(b) The school newspaper here cannot be characterized as a forum for public expression. School facilities may be deemed to be public forums [p261] only if school authorities have, by policy or by practice, opened the facilities for indiscriminate use by the general public, or by some segment of the public, such as student organizations. If the facilities have instead been reserved for other intended purposes, communicative or otherwise, then no public forum has been created, and school officials may impose reasonable restrictions on the speech of students, teachers, and other members of the school community. The school officials in this case did not deviate from their policy that the newspaper's production was to be part of the educational curriculum and a regular classroom activity under the journalism teacher's control as to almost every aspect of publication. The officials did not evince any intent to open the paper's pages to indiscriminate use by its student reporters and editors, or by the student body generally. Accordingly, school officials were entitled to regulate the paper's contents in any reasonable manner.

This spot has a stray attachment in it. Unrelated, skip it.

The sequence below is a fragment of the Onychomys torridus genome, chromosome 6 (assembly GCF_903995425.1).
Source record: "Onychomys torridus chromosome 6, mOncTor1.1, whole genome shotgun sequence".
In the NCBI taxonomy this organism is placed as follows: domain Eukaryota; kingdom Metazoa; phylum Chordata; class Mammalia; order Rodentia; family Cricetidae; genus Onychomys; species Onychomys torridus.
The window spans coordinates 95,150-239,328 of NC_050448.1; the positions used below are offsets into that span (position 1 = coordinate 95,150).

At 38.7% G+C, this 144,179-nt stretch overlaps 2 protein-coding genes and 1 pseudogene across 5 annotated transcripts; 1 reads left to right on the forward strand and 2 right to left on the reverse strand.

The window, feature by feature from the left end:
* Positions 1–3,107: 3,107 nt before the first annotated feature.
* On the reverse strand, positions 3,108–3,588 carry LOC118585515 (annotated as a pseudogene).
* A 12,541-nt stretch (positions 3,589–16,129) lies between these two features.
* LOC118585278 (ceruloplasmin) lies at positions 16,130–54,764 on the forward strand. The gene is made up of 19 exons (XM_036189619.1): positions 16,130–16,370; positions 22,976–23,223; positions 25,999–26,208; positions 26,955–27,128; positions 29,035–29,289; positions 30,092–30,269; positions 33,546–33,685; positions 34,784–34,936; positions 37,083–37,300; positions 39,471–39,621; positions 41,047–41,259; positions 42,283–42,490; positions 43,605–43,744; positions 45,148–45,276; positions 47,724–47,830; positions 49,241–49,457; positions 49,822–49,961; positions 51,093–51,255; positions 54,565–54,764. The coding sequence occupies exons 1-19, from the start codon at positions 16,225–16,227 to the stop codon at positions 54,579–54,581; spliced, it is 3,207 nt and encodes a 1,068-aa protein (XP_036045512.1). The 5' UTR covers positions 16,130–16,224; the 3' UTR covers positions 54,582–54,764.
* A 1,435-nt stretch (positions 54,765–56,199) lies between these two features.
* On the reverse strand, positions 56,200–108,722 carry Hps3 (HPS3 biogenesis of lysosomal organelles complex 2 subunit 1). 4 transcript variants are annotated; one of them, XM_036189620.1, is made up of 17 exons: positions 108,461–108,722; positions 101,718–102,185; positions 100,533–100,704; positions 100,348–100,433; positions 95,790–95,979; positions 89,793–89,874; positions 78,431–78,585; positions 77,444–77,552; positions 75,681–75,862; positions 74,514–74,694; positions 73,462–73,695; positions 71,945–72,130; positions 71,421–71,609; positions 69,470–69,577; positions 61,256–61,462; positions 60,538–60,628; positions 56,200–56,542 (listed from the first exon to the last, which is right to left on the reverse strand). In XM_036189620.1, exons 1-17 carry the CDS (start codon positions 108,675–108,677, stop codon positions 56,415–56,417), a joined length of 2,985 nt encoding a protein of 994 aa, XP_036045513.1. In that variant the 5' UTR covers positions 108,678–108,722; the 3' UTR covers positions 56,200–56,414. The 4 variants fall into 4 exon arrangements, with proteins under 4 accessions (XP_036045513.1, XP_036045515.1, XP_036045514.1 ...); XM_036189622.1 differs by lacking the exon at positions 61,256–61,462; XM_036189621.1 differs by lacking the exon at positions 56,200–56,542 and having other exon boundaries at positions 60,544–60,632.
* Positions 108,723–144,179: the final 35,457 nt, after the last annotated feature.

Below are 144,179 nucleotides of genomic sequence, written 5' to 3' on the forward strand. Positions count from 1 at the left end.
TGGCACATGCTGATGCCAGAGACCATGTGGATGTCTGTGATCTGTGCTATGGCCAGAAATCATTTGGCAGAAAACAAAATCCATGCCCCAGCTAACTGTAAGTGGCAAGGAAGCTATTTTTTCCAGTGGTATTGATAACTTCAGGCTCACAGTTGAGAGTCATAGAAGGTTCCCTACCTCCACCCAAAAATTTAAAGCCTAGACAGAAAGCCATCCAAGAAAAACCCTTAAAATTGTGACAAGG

(c) The standard for determining when a school may punish student expression that happens to occur on school premises is not the standard for determining when a school may refuse to lend its name and resources to the dissemination of student expression. Tinker v. Des Moines Independent Community School Dist., 393 U.S. 503, distinguished. Educators do not offend the First Amendment by exercising editorial control over the style and content of student speech in school-sponsored expressive activities, so long as their actions are reasonably related to legitimate pedagogical concerns.